On July 7, 2019, early parliamentary elections were held in Greece. Under the country’s Constitution, legislative election was to be held on October 20, 2019, but Greece has again missed the chance (since as long as 2004) to get the parliament upon a regular schedule...

Vladimir Ivanov, Doctor of Political Sciences, Associate Professor of Department of Comparative Political Science, Peoples’ Friendship University of Russia‬, exclusively for IAC

On July 7, 2019, early parliamentary elections were held in Greece. Under the country’s Constitution, legislative election was to be held on October 20, 2019, but Greece has again missed the chance (since as long as 2004) to get the parliament upon a regular schedule.

Snap elections to the national parliament were called on July 7, because of the defeat of the ruling Syriza party in the elections to the European Parliament.

The Hellenic Parliament is a unicameral legislature of 300 MPs elected every four years according to the “enhanced” proportional representation system.

The principles of the country’s electoral system present certain interest. All voters are invited to vote, registration is automated, and voting is a mandatory procedure, as in some other countries; however, fines or other penalties have never been applied to those who did not vote.

This time, the parliamentary elections were preceded by a number of amendments to the electoral law, aimed both at expanding the voter base and the more uniform distribution of mandates. These were the first elections with participation of citizens under 18 years old: the electoral age was lowered to 17 years. Another feature was cancellation of the controversial bonus system used previously in elections, which provided a quota of 50 parliamentary seats to the largest party or coalition. The number of constituencies was increased from 56 to 59. In the first place, Athens B, the largest constituency with 44 parliamentary seats was split. It was established in 1958 to separate the working-class districts from central Athens and reduce the electoral power of the United Democratic Left party (dissolved in 1977). In the 2019 election, Athens B was split into three smaller constituencies (the largest has 18 seats). Attica (southeastern region of central Greece) was also divided into two parts: East and West. Opportunities for voting abroad were expanded.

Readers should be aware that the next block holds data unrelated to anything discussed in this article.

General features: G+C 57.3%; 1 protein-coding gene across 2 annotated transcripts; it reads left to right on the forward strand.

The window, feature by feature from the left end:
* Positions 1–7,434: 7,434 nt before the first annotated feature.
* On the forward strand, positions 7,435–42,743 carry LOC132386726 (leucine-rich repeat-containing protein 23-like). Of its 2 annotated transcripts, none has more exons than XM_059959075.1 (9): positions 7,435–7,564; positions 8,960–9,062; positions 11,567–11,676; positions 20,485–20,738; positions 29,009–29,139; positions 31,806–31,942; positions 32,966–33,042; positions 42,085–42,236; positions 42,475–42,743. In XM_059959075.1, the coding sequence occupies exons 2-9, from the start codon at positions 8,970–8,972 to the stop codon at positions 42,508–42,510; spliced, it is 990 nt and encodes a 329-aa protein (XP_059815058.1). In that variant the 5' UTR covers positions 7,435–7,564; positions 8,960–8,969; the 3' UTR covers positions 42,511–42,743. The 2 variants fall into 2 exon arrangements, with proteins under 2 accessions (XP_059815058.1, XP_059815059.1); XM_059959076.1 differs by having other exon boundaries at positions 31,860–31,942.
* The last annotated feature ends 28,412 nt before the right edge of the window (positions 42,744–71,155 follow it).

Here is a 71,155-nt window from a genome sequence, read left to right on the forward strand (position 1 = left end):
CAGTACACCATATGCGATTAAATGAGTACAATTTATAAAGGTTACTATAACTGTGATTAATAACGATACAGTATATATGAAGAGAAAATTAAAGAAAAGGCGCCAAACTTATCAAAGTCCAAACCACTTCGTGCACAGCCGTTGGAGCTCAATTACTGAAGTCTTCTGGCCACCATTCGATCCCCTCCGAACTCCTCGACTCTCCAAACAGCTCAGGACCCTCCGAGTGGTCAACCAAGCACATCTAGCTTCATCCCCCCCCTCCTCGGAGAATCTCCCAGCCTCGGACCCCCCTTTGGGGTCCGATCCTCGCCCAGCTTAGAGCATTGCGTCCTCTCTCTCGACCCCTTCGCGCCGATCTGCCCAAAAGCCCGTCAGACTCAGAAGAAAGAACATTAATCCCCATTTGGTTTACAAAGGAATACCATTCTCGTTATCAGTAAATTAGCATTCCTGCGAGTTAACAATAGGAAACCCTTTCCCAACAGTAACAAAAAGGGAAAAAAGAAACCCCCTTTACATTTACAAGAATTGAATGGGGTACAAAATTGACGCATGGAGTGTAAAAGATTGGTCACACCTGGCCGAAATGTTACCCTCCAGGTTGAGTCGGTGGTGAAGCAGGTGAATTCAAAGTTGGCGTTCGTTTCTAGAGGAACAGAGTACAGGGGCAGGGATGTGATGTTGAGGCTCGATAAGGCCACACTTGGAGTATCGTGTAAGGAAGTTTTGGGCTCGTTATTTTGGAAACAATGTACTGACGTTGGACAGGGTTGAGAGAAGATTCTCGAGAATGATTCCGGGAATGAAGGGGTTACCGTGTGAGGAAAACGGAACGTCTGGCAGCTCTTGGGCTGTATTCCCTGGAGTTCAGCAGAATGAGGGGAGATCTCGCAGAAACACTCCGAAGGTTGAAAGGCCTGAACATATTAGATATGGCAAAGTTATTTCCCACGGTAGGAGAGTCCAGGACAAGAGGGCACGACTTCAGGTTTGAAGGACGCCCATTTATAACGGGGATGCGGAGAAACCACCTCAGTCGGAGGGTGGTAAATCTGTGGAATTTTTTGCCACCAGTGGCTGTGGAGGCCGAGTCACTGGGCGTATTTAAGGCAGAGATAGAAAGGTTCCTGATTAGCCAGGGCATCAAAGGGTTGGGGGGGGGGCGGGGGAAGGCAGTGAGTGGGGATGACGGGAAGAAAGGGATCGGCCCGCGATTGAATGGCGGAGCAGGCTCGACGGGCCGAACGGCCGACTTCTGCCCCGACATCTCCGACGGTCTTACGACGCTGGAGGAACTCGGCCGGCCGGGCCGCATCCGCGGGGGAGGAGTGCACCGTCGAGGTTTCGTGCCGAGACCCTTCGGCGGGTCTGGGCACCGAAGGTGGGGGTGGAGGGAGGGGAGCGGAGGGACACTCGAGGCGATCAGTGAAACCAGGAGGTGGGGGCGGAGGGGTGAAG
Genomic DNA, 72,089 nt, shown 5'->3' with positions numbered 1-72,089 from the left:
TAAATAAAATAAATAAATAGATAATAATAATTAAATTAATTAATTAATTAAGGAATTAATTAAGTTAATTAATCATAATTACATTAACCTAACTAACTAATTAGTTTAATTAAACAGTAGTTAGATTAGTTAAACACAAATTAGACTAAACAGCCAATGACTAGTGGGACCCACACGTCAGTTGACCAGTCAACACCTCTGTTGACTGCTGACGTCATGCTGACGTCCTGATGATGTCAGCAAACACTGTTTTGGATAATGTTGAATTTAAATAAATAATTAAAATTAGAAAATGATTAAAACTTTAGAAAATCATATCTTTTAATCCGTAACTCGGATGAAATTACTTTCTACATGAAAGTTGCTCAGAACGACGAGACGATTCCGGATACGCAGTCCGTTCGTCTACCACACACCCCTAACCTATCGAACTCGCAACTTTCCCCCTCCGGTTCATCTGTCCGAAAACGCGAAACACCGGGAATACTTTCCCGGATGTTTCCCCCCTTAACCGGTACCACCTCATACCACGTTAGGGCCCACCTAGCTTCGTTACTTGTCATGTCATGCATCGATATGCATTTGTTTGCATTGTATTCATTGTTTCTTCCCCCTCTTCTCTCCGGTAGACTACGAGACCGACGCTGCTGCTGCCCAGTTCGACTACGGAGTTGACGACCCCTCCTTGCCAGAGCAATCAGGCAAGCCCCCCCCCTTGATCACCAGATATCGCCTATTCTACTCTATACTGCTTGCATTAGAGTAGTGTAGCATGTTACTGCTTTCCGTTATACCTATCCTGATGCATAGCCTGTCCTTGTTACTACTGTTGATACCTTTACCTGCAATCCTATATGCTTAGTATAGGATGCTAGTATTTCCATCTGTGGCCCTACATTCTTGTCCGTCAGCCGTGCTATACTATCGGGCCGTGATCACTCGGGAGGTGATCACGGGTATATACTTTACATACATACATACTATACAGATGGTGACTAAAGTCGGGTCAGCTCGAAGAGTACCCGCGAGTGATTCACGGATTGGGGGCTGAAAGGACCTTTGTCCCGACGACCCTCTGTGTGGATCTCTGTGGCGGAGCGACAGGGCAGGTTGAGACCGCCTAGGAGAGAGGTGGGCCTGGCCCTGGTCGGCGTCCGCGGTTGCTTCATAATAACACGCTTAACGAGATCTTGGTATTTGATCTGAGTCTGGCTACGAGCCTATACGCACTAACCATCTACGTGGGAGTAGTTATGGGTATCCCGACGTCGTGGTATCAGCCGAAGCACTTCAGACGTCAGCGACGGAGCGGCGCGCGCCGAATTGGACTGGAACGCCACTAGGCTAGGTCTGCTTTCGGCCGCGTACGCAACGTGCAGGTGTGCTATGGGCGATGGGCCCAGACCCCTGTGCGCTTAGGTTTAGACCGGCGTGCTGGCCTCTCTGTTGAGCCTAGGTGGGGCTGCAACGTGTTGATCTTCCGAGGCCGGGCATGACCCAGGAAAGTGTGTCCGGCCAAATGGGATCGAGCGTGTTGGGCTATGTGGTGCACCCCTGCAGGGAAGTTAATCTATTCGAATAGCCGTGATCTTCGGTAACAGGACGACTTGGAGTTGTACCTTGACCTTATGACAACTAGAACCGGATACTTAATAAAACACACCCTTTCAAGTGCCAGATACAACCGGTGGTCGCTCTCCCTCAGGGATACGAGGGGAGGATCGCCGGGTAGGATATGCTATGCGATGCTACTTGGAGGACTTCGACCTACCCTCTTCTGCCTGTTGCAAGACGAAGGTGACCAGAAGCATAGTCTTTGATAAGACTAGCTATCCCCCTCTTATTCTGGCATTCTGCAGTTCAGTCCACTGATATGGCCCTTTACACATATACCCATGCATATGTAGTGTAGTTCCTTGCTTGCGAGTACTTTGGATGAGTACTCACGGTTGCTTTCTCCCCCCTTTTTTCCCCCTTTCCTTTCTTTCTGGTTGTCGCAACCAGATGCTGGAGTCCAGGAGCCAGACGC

The relatively low electoral threshold of 3% remained unchanged. The major competition uncoiled between the following political parties: left-wing Syriza, party leader – Alexis Tsipras, previous result – 35.5% (September 2015 elections); center-right New Democracy alliance, party leader Kyriakos Mitsotakis, 28.1%; left-wing Movement for Change (KINAL) coalition, President – Fofi Gennimata, 10.4% [1]; ultra-nationalist extreme right-wing Popular Association – Golden Dawn (HA), Secretary-General Nikolaos Michaloliakos, 7.0%; Communist Party of Greece (KKE), party leader – Dimitris Koutsoumpas, 5.6%; conservative right-wing populist Independent Greeks (ANEL), party leader Panos Kammenos, 3.7%; as well as relatively new parties: far-right Greek Solution founded in 2016, party leader Kyriakos Velopoulos, and left-wing European Realistic Disobedience Front (MeRA25) founded in 2018, party leader – Janis Varoufakis.

The outcomes of the previous parliamentary elections in Greece (January and September 2015), when the left-wing Syriza received the majority of vote, provided a great effect on the entire European Union, since Greece made the most characteristic case of the failed EU neo-liberal and monetarist strategy intended to combat the economic crisis in the Eurozone, the Greek debt crisis. At the same time, Syriza’s way to power really proved that the people’s resistance to the externally imposed austerity regime has a winning chance, which inspired both the left and right across Europe. This was also evidenced by the fact Alexis Tsipras was chosen as the leading candidate of the European Left Party.
Four years have passed and much has changed in Greece. The Greek issue no longer occupies a central place in the European debate, because the country managed to exit from the “Memoranda period”, to comparatively stabilize its economy and improve most social indices.